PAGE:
Dollar's 5-week slide: economists ask how long it will last, how far it will fall
It is 4:10 p.m. Treasury Secretary Donald T. Regan strolls over to a computer terminal behind his desk and punches a few keys. ''I want to check the markets and see how they closed,'' he says. The first thing the former Wall Street executive punches up on his computer screen is information on the US dollar. Earlier that day the currency had come under strong selling pressure, although it recovered somewhat in late trading.
Mr. Regan is not alone in keeping a close eye on the dollar. In the past five weeks the dollar has dropped 3.5 percent against major foreign currencies. And the dollar's decline against the West German mark has been even sharper - down 5 .5 percent between Jan. 9 and Feb. 15.
Regan is careful not to forecast what the dollar will do in coming days. ''Far be it from me to predict what will happen,'' he says in an interview.
But he adds that a significant decline ''wouldn't surprise us,'' given the bleak 1984 forecasts for the United States trade balance and the broader current account measure.
Other experts are divided on whether the dollar's recent decline may signal the start of a sharp, near-term drop or is the beginning of a more gradual decline. But either course would have a significant impact on consumers' finances.
A variety of factors are eroding the dollar's appeal, currency traders say. These factors include the decline in the US stock market, a perception that other currencies - including the mark - were undervalued, and growing worries about large US budget and trade deficits.
There has been ''a change in sentiment due to (predictions of record) trade deficits,'' says Elaine Clifford, a currency trader at New York's Irving Trust Company.
''We see this being the beginning of a long-term decline of the dollar over the next three years. But of course there will be fluctuations . . . in that period,'' says Jonathan Francis, currency forecasting director at Wharton Econometric Forecasting Associates. He says he thinks that the dollar may recover a bit in the next several days but drop about 5 percent by the end of 1984.
A smaller group of analysts notes that the recently issued Economic Report of the President said the dollar was overvalued by as much as 32 percent, and they say the short-term drop could be pronounced.
''A major crisis is inevitable, although it is impossible for economists to predict the timing,'' says Stephen Marris, senior fellow at the Institute for International Economics. He says the correction in the dollar's value could be rapid and ''a good deal more than 20 percent.''
There is little disagreement that a weakening dollar will cause significant changes in the average citizen's wallet or pocketbook. One effect: Imported goods suddenly become more expensive, because each dollar buys a smaller amount of the foreign currency that merchants need to purchase such goods. These rising prices for imports push up the US inflation rate.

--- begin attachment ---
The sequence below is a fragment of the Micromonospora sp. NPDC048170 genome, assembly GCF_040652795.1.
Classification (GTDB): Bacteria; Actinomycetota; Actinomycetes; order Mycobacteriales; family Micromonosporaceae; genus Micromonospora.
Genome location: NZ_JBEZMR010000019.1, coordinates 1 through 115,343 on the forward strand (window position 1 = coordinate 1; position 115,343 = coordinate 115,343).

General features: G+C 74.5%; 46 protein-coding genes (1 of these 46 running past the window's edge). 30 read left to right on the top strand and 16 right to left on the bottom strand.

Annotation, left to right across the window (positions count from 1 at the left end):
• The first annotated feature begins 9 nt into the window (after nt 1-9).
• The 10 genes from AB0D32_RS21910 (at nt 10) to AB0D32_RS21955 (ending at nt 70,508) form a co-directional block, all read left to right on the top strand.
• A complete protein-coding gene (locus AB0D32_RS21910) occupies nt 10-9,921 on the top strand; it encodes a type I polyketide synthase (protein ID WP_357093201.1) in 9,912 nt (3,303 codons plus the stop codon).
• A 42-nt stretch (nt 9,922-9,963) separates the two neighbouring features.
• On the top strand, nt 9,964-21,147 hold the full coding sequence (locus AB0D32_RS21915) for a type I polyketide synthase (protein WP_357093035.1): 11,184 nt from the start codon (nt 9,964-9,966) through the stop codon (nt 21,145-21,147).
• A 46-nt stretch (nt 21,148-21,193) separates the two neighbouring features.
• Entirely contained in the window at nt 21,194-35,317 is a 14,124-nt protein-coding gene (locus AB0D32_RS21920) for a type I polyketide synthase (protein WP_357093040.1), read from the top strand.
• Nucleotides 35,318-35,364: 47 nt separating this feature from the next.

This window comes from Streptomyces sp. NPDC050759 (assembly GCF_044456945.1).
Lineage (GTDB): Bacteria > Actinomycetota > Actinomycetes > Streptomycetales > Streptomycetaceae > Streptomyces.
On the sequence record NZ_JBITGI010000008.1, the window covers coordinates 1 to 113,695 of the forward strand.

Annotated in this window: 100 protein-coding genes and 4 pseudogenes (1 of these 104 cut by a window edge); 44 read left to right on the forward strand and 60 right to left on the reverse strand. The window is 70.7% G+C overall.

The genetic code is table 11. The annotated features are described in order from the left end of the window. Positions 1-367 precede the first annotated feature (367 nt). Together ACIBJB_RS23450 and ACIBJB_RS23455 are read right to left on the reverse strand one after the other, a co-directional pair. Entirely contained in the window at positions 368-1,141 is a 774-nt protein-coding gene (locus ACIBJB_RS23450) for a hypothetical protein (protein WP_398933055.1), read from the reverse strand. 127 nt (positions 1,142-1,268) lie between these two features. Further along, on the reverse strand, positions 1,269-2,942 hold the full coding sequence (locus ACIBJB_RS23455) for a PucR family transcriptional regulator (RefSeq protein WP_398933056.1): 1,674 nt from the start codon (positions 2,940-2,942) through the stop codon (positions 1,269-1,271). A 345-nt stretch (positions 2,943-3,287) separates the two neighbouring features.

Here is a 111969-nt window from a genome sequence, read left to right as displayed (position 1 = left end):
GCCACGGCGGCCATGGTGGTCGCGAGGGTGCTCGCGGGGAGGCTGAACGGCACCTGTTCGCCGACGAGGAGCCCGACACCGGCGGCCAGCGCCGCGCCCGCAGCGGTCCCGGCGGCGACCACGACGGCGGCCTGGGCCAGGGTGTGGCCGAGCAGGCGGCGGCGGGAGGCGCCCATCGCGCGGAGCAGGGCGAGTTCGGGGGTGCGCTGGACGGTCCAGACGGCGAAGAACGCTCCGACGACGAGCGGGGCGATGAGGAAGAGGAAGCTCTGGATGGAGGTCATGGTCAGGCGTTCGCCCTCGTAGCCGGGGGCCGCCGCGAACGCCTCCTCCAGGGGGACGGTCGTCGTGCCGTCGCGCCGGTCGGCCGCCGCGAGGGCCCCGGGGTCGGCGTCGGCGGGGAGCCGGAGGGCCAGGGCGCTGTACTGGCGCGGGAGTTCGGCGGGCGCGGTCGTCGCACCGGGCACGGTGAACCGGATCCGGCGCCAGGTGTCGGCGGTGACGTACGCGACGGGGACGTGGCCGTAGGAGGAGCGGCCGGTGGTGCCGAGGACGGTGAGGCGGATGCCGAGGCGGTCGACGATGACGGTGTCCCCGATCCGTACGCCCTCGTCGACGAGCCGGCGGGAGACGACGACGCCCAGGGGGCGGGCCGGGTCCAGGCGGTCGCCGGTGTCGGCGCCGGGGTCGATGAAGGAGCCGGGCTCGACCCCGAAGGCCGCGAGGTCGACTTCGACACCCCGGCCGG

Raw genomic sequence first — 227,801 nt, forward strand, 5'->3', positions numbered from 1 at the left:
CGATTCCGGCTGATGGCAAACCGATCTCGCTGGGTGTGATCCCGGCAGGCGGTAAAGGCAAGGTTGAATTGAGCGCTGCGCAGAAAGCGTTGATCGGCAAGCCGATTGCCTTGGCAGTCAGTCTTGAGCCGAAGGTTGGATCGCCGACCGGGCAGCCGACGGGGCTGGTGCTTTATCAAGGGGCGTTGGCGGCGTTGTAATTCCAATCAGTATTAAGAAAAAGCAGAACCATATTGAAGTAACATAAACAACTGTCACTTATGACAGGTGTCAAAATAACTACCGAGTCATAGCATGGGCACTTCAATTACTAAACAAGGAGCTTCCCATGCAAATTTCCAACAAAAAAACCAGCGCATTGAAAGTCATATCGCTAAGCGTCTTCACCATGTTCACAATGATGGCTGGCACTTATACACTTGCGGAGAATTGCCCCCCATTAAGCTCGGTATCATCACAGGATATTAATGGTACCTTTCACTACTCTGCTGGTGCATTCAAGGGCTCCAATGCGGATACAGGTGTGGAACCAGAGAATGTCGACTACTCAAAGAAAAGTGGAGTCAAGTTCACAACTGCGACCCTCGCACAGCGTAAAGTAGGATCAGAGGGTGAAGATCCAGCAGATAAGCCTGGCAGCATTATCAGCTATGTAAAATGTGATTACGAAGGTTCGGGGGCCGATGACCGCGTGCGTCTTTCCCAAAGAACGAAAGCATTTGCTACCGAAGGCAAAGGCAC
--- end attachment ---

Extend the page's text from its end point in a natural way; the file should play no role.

''If the dollar comes down, the price level will rise,'' Martin Feldstein, chairman of the President's Council of Economic Advisers, told reporters earlier this month. He estimates that each 1 percent fall in the dollar adds 0.5 percent to the US inflation rate. A declining dollar also makes investments in US securities less appealing to foreign investors. As a result, the flow of foreign capital into the US could decline, pushing up the nation's interest rates.
Secretary Regan cautions that this process is not automatic. ''What is the demand side of the equation?'' he asks. ''Is business going to really want all'' the money foreign investors now are providing?
However Federal Reserve Board chairman Paul A. Volcker recently told Congress that if the flow of foreign investment tapers off before the federal budget deficit is trimmed, ''housing and investment will be squeezed'' by the resulting higher interest rates.
A falling dollar also has its bright side. A weaker dollar boosts US exports, because foreign purchasers can buy more dollars with each unit of their local currency. So US goods become less expensive in overseas markets.
''If the dollar declines precipitously, we are apt to turn this trade deficit around faster than people think,'' Regan says. Due to recent efforts to boost productivity, US manufacturers ''will be extremely competitive with the rest of the world,'' if the dollar come down, he says.
Without that help, US exports are expected to lag imports by a record $100 billion or more in 1984, forecasters say.
Finally, a declining dollar makes it easier for less-developed nations to pay their debts, which are denominated in dollars.
Like all markets, currency trading often is affected as much by psychological factors as by specific events.
Traders say, however, that some downward pressure on the dollar has resulted from the decline in the stock market. Analysts say that between 3 and 5 percent of the money that came into the US in the last year now has left. When investors take money out of the US, they may sell dollars and buy another currency, thus exerting downward pressure on the dollar.
The dollar's weakening against the West German mark occurred because the mark ''was so oversold'' and because the West German economy is improving, says Mr. Francis of Wharton Econometric Forecasting Associates. ''There is a modest economic recovery that is continuing in West Germany.''